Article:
I am now twenty-two years old. I received my M.A. in American Jewish literature a year ago and passed a competitive test that enables me to apply for a position as assistant professor in France. I was offered a position at the Sorbonne, but I decided to decline—for now. I have other plans: My husband, Emile, and I have moved to New York City  to complete our rabbinical studies at Yeshivat Chovevei Torah and Yeshivat Maharat.

We believe that the purpose of our calling is to bring Jews closer to our heritage and to the mysteries and joys of Torah and Talmud study. We have tried to do so since we got married by giving weekly coeducational shiurim introducing young men and women to the joys of havruta learning through the association that we created together—Ayeka. We strongly believe that “study is greater [than deeds], for it  leads to action” (Kiddushin 40b) and that men and women should have an equal share in text study, no matter what their level of halakhic obligation is.

We believe that this is one of the greatest challenges that Judaism must face in our time—the growing yearning for study that Jewish women express and that must be answered. In keeping with this ideal, we dream of coming home to Paris in three years and creating an Orthodox community that is inclusive and welcoming. In this community, there will be a coeducational beit midrash where all will be able to study lishmah (for the sake of Torah itself) and will feel free to speak up and eager to explore our shared legacy.  This beit midrash will be one of a kind and will constitute our answer to the thirst for study. This, we believe, is the key to the preservation of our treasured Torah. And we will work as hard as necessary to get there. In Robert Frost’s words, “I have promises to keep/And miles to go before I sleep.”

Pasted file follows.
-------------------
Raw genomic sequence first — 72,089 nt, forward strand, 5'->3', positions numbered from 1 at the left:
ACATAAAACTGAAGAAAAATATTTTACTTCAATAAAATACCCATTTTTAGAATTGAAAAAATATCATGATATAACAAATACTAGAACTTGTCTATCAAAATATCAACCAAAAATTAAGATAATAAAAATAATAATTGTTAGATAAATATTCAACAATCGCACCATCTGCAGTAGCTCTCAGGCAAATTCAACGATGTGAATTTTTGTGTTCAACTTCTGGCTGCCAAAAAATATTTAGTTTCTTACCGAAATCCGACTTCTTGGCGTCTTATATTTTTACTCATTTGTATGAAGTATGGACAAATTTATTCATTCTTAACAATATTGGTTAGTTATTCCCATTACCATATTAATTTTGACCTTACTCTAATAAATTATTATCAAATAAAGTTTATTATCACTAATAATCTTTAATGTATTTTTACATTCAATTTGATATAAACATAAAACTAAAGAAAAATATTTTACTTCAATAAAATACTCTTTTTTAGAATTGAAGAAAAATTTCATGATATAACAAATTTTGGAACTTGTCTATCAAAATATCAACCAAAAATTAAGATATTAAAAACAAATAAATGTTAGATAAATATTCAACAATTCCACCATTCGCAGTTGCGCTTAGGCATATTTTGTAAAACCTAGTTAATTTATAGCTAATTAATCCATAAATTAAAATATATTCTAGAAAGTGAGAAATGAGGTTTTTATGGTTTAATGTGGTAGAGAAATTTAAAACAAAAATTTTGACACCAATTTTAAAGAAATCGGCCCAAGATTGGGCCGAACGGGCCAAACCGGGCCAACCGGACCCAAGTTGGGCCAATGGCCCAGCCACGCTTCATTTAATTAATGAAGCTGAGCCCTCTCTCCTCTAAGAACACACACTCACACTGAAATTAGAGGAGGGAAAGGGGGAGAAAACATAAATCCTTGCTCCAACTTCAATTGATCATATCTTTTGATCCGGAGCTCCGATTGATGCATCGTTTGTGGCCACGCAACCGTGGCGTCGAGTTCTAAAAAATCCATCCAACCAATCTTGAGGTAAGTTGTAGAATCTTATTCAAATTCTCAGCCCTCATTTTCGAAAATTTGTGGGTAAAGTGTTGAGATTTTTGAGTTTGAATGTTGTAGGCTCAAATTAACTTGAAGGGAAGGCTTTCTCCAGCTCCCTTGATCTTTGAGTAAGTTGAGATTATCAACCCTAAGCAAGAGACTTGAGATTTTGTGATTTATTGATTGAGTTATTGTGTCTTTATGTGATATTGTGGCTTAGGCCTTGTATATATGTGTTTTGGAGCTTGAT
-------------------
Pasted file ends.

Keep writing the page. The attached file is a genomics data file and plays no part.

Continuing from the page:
Myriam Ackermann-Sommer, born and raised in France, is currently a first-year student at Yeshivat Maharat. She is completing a Ph.D. in American Jewish literature at the Sorbonne and the Ecole Normale Supérieure. She and her husband, Emile, a rabbinical student at Yeshivat Chovevei Torah, co-founded the association Ayeka, a co-ed study group for Parisian students and young professionals. 

Posts are contributed by third parties. The opinions and facts in them are presented solely by the authors and JOFA assumes no responsibility for them.

If you’re interested in writing for JOFA’s blog contact dani@jofa.org. For more about JOFA like us on Facebook or visit our website.

read more:
comments